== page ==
Though China's cinemas and borders are open, producers and investors are cautious about the types of movies they're making, said panelists at Bridging The Dragon’s annual Cannes Marche panel.
Chinese director-producer Lu Chuan said: "We have lots of talented and brave young filmmakers who want to make films – the problem is how do we encourage them to make more different types of films, and not only focus on comedies and family dramas."
Jeffrey Chan, CEO of Just Creative Studios said he was 'generally positive' about the future of Chinese filmmaking despite some roadblocks creatives face.
Some of the roadblocks and difficulties filmmakers who want to co-produce face is the the ability to move money internationally. Additionally, censorship is also a hurdle for filmmakers.
"We don’t know when we’re trying something new today if the audience will like it. That has made investors and filmmakers much more conservative, but we need to start looking at what other things the audience might like," Chan added.
Liu Hui, co-founder of independent production house Bad Rabbit Pictures said he hoped Chinese directors and producers would begin to approach to international markets with travel being reinstated.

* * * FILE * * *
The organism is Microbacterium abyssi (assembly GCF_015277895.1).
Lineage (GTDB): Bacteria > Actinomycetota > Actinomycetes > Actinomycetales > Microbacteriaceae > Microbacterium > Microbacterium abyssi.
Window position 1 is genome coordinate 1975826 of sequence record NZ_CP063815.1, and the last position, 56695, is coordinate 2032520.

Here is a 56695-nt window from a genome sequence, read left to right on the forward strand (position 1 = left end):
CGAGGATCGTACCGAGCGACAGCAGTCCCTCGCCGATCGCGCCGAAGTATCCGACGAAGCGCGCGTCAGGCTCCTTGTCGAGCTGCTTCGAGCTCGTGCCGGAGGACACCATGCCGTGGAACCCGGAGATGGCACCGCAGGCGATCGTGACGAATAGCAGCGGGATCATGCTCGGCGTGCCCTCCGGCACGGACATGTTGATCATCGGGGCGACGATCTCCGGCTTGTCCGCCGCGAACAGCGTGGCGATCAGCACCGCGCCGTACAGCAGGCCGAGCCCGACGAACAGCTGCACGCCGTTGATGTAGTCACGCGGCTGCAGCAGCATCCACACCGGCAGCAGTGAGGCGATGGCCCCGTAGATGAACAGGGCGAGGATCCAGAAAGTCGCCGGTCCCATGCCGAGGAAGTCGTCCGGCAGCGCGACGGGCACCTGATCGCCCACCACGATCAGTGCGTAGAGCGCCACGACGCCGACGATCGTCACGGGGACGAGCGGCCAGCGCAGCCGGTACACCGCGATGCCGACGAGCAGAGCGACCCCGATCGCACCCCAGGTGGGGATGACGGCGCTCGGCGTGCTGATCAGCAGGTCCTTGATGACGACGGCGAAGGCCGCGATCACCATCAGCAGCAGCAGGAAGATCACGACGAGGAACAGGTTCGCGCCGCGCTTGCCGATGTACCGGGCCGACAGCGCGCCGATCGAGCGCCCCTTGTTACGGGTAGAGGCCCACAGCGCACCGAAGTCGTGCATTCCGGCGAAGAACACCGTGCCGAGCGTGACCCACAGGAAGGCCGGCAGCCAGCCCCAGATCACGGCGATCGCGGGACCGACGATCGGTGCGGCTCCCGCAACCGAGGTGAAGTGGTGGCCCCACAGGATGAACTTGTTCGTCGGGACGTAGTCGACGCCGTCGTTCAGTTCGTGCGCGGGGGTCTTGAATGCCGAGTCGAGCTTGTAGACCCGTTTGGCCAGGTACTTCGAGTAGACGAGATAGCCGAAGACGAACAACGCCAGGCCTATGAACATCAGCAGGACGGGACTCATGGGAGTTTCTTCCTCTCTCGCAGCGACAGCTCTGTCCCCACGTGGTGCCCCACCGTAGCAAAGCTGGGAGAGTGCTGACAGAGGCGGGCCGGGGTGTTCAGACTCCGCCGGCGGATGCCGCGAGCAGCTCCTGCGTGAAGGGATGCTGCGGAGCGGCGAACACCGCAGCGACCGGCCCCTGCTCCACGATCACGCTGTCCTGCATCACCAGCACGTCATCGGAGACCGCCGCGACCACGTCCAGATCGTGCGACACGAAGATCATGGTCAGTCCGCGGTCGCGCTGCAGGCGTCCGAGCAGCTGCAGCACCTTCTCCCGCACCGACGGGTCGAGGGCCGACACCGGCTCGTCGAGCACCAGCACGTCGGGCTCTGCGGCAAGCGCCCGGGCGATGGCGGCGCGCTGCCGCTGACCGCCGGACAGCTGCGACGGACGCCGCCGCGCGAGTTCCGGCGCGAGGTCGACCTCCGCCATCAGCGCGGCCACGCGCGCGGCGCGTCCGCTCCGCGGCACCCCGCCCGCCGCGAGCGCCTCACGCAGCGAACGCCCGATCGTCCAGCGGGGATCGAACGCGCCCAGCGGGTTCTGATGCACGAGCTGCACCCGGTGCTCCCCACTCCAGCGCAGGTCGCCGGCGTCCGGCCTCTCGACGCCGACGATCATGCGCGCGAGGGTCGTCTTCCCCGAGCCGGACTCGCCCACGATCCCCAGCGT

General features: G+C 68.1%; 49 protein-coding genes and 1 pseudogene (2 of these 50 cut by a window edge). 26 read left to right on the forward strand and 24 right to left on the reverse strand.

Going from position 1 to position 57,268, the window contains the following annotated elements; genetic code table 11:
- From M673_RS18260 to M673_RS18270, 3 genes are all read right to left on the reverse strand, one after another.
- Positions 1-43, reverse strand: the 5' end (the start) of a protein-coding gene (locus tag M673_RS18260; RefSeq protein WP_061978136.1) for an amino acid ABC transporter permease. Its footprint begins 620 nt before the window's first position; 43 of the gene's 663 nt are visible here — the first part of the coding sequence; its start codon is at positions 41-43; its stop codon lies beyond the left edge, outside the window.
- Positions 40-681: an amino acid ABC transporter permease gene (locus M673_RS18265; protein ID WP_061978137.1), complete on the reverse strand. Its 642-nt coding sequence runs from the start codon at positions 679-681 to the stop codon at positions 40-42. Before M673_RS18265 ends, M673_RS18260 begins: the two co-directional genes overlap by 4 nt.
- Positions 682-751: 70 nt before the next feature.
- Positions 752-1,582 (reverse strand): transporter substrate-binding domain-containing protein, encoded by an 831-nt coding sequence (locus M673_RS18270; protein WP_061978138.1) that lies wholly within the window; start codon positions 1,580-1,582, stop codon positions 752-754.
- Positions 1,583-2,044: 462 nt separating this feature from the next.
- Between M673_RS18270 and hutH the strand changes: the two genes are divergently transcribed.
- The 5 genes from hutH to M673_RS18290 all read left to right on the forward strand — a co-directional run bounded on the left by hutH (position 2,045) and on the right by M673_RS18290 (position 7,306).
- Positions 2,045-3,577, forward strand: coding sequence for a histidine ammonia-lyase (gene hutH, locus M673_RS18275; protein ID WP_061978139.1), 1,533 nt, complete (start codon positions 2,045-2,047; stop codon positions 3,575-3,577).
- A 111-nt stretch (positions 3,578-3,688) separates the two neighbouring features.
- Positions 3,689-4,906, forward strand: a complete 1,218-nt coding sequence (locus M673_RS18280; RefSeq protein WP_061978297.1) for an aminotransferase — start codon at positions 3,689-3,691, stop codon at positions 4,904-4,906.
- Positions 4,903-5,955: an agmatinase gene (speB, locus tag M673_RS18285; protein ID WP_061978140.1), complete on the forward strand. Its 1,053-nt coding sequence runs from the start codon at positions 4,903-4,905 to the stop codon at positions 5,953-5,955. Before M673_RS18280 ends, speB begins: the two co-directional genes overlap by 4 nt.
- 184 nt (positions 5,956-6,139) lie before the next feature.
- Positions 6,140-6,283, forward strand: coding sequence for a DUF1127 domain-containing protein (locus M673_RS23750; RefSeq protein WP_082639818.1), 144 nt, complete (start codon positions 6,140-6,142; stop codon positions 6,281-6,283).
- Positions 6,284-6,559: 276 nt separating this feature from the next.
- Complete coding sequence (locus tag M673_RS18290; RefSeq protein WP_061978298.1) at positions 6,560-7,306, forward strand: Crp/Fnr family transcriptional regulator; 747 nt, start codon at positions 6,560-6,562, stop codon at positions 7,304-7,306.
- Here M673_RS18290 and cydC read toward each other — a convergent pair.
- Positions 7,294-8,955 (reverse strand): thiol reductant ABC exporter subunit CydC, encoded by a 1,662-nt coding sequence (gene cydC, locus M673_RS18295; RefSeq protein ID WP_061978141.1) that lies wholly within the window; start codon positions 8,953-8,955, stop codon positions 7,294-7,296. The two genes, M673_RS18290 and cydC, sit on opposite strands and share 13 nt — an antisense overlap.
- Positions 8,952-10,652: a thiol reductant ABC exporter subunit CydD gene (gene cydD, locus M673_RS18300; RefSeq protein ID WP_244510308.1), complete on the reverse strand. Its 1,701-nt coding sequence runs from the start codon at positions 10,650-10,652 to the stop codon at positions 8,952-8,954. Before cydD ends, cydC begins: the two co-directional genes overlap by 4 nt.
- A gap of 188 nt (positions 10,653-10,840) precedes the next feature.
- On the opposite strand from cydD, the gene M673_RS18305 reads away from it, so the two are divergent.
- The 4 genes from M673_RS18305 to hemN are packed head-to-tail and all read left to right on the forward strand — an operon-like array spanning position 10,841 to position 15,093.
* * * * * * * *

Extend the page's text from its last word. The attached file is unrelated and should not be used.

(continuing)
“It would be great to see more young Chinese filmmakers showing up in these international financing sessions and labs,” said Liu. “We also hope that more international filmmakers will come to China so we can make movies together.”
Likewise, he would like to see the return of the type of enthusiastic exploration of co-productions by US and European counterparts. He did note that any given country's relationship with China would have an impact on the likelihood of a co-production being viable.
"Any co-production that is trying to work in both territories, and multiple territories, is becoming harder creatively,” said Chan.
Lu added: "The market is changing, so there will be new realities, but we have a huge population that wants to watch different kinds of films, so there will always be opportunities in my opinion."